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Microlenses and infrared optical components: from fabrication towards novel interferometric characterization

Friday, 12 December, 2008 - 15:30
Campus: Brussels Humanities, Sciences & Engineering campus
Virginia Gomez Onate
phd defence

The general trend in optics and micro-optics in particular is to miniaturize and to fabricate small, efficient and reliable photonic systems without overlooking the manufacturing cost. In recent years, due to their small size and coste effectiveness, micro-optical components can be found in CD readers, medical applications, scanning labels and mobile phones.

This PhD work is about microlens fabrication technologies and characterization techniques. In interferometry, light is used because of the achievable accuracy related to its wavelength. Moreover, the specimen is not damaged during the measurement process. In this PhD dissertation we focus on the Micro-Optic Reflection and Transmission Interferometer (MORTI) developed as a combination of a Mach-Zehnder and a Twyman-Green interferometer. Therefore, it enjoys the advantages of both interferometers in one instrument. Only one lens positioning is needed to measure all its characteristics. Besides, as the measurements can be done within minutes, the same environmental conditions are held.

In industrial fabrication processes, to control the quality and specifications of the microlens arrays, an off-line characterization is performed. Commonly, one microlens is then measured at random places in a large array or an inspection measurement over the complete wafer is done with low accuracy. As a consequence, the fabrication processes should be standardized and controlled to be able to fabricate the required microlenses without calibration iterations. In order to improve the reproducibility of the fabrication technologies, we developed an interferometric technique for the real time in situ monitoring of microlenses, that can be applied at fabrication level. The set-up and a case study on Deep Proton Writing technology are explained.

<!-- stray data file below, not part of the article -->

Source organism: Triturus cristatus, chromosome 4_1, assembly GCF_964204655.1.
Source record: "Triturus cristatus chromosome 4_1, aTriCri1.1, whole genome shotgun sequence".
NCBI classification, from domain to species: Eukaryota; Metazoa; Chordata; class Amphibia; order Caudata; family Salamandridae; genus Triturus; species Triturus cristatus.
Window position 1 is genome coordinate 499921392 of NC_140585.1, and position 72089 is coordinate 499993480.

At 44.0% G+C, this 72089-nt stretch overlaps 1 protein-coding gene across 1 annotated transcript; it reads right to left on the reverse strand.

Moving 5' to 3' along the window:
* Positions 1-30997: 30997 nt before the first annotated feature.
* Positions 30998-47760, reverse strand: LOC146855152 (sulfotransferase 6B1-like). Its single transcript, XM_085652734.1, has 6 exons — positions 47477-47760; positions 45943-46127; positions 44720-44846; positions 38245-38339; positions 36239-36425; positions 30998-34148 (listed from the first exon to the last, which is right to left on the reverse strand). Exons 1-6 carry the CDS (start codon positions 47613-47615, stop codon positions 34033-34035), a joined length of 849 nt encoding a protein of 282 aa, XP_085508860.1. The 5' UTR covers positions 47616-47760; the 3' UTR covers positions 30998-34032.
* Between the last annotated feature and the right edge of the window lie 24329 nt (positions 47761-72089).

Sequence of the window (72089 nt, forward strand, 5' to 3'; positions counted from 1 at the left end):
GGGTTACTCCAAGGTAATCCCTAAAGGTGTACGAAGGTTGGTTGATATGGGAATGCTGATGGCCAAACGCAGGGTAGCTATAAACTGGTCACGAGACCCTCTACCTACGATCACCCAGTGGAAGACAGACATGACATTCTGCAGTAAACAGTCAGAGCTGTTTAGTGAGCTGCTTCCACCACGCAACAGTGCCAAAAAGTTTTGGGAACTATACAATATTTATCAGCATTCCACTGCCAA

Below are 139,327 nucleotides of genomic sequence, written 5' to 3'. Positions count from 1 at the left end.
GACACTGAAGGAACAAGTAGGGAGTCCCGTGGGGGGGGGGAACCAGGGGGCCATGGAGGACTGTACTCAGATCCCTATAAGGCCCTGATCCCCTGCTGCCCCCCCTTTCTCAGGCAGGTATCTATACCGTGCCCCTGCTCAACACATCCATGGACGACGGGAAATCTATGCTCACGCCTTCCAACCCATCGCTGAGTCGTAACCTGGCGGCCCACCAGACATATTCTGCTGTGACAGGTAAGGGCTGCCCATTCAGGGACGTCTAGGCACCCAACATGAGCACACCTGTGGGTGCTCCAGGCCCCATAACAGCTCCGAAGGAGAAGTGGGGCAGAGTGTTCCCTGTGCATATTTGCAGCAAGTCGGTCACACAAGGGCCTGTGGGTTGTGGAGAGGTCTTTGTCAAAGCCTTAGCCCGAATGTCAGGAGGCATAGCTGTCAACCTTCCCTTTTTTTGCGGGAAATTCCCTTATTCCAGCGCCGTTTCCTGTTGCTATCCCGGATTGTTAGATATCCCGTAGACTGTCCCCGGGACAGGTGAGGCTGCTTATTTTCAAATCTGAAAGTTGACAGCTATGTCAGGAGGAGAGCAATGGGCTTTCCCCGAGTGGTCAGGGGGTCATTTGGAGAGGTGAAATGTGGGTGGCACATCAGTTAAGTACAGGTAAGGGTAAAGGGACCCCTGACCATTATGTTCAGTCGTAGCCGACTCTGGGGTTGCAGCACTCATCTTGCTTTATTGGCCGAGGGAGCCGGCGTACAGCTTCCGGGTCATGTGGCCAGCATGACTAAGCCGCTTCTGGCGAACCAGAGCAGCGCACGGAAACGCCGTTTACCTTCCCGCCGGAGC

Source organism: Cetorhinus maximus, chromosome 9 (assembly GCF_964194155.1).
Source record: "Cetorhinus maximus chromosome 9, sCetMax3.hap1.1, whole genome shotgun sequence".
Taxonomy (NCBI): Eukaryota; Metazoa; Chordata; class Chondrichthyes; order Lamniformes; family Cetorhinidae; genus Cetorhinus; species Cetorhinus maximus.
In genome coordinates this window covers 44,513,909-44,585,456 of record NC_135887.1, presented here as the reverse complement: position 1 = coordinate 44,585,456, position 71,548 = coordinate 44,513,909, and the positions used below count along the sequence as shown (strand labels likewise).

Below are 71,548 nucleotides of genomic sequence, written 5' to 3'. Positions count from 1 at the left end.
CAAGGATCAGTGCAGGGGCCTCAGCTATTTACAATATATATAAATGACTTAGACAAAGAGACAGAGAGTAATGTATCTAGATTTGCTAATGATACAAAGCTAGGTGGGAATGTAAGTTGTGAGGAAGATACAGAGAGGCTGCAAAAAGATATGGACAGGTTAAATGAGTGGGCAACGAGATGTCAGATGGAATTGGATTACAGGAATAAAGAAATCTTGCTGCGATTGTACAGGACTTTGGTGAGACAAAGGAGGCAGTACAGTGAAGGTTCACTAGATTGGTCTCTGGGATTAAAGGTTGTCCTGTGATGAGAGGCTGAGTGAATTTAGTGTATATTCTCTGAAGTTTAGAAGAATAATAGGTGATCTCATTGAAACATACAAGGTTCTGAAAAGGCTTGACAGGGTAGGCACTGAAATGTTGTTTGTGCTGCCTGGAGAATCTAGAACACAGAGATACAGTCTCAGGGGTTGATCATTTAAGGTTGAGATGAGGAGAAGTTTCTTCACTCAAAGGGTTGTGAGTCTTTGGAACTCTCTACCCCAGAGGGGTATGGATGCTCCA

Due to the increasing interest in automotive, dark vision and space applications, semiconductor materials such as germanium, silicon and fused silica are becoming more and more important. These materials are transparent at infrared wavelengths. This wavelength region still lacks characterization and measurement tools. We present a Mach-Zehnder interferometer designed to work in transmission in the near infrared wavelength range. This interferometer solves the instrumentation gap that exists to characterize infrared components in transmission.

In collaboration with Umicore, the world leader company in the supply of materials for long wave infrared, we performed a study on the improvement of germanium as an optical infrared material. We explain all the technologies used for the characterization of germanium crystals, and the methods applied for improving its optical quality and macrolenses performance.

With this PhD dissertation we have opened the field of semiconductor microlenses characterization. We believe that the above mentioned research results will contribute to solving fabrication and characterization issues of refractive microlenses, and hence will support low-cost enhanced photonic-based products for the benefit of our society in general, and of our scientific and economic community in particular.